2D Materials - A New Platform for Strong Light-Matter Interactions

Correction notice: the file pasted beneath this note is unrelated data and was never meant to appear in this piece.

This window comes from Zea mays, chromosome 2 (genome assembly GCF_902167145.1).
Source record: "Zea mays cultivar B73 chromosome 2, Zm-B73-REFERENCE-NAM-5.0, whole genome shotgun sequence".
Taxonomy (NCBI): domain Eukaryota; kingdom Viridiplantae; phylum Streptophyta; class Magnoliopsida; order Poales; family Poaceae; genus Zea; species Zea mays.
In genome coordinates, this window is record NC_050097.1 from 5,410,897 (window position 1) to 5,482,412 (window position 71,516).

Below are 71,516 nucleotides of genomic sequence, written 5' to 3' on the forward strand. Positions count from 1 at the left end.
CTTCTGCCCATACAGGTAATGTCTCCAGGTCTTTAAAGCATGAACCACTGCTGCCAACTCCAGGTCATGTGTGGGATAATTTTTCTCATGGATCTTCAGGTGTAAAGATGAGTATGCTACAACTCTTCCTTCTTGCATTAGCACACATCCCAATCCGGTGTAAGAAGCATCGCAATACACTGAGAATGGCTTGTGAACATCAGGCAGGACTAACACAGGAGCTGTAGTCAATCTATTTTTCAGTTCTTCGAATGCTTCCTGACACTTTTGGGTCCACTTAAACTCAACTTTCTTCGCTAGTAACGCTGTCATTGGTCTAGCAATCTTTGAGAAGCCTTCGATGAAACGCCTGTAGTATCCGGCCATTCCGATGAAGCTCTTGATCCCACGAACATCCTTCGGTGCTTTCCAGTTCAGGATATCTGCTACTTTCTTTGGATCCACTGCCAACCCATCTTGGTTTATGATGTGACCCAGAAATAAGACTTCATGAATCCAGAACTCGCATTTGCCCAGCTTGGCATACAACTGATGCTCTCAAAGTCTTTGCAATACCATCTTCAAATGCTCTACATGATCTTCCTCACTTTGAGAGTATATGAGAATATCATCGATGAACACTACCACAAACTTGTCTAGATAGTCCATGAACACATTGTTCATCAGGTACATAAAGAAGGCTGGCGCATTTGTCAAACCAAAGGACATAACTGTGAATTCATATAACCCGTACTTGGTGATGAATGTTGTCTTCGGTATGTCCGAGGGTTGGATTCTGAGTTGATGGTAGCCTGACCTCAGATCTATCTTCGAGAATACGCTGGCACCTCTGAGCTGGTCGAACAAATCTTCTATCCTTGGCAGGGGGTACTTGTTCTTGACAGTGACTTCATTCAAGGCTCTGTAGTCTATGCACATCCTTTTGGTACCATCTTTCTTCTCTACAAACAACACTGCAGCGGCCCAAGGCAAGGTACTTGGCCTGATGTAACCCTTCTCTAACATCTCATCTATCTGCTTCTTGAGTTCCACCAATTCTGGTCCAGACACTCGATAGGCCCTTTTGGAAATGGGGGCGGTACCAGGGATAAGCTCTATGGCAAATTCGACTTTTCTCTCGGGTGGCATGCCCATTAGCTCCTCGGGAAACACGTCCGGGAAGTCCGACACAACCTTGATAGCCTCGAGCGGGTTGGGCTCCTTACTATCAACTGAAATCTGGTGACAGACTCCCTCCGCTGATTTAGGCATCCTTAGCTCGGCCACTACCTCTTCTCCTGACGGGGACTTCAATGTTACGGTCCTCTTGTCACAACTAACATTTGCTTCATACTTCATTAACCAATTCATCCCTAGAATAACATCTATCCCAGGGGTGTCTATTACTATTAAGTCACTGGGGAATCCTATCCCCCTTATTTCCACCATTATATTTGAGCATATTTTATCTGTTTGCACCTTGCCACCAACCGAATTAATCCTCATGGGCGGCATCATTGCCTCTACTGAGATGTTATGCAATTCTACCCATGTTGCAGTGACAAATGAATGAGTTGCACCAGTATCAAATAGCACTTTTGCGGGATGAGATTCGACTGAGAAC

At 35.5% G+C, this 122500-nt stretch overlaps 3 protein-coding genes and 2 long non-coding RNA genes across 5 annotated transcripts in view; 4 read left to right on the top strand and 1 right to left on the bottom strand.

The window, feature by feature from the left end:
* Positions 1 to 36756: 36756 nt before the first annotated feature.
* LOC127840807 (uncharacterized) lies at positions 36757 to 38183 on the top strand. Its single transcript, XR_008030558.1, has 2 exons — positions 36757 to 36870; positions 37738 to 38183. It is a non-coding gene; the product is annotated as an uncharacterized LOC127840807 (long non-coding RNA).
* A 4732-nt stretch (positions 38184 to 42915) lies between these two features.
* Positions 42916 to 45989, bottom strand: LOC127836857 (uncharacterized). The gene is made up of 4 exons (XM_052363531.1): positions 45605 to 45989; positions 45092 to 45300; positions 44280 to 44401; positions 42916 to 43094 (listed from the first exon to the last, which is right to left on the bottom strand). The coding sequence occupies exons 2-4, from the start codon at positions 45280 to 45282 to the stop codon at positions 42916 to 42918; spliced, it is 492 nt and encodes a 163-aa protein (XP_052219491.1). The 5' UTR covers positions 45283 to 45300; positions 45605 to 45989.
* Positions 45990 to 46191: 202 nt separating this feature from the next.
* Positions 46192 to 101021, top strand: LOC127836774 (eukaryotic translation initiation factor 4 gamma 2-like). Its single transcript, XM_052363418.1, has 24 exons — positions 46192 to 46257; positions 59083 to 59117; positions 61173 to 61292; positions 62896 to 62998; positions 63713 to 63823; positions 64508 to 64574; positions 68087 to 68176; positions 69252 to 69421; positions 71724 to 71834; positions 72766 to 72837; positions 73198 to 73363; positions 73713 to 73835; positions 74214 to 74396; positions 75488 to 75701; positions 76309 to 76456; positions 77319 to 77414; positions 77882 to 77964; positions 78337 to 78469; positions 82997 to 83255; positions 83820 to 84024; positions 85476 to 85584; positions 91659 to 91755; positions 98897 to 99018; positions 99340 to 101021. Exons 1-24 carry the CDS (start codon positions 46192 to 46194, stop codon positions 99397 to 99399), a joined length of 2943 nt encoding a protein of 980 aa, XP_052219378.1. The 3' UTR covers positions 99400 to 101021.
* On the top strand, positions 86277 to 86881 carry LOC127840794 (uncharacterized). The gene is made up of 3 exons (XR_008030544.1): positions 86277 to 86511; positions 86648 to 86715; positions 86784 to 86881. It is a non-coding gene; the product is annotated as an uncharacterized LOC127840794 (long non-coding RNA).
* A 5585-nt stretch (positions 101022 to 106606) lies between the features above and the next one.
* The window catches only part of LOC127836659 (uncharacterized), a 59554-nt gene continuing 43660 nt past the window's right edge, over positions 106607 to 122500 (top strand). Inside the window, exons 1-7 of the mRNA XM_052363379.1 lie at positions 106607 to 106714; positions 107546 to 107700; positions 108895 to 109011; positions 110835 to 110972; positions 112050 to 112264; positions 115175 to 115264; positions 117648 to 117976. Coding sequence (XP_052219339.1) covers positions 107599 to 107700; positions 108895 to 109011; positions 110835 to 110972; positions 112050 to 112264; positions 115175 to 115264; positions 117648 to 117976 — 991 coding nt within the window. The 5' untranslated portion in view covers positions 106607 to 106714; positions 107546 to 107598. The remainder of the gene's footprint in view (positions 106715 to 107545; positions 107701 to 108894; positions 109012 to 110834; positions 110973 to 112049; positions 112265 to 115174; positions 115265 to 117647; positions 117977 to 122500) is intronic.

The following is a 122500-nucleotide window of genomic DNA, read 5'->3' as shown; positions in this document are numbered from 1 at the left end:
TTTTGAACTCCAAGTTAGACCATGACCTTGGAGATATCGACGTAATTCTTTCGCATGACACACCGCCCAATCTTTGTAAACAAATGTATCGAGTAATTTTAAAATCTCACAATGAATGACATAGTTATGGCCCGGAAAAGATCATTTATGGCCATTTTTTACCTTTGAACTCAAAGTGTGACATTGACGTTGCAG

A recent addition to low-dimensional materials are monolayer transition metal dichalcogenides (TMDs), such as WSe2, with an atomically thin, honeycomb lattice and optical band gaps. In addition to spin, charge carriers in TMDs exhibit a “valley” degree of freedom, which can be optically addressed using circularly polarized light, opening up exciting possibilities for “valleytronics". Another curious aspect of TMDs lies in the non-trivial geometry of their band structure which gives rise to equal but opposite Berry curvature, an effective magnetic field in the momentum space. Owing to unusually strong Coulomb interactions in truly 2D limit, optical spectra of monolayer TMDs is dominated by tightly bound excitons that are expected to strongly couple to light and form stable polaritons - half light, half matter excitations. In this talk, I will begin by presenting our recent results on valley Zeeman effect, where in analogy to spins, valleys shift in energy with magnetic field. Next, I will discuss our theoretical results on how the non-trivial geometry of Bloch bands modifies the excitonic fine structure of TMDs resulting in an orbital Zeeman effect in reciprocal space and a Lamb-like shift of levels. Finally, I will present our recent results on the observation of microcavity polaritons confirming the strong light-matter interactions in these materials. The presence of valley degree of freedom, non-trivial geometry of bands, and the possibility of introducing non-linearities in form of quantum emitters makes polaritons in TMDs particularly appealing for studying correlated many-body physics and topological states of matter.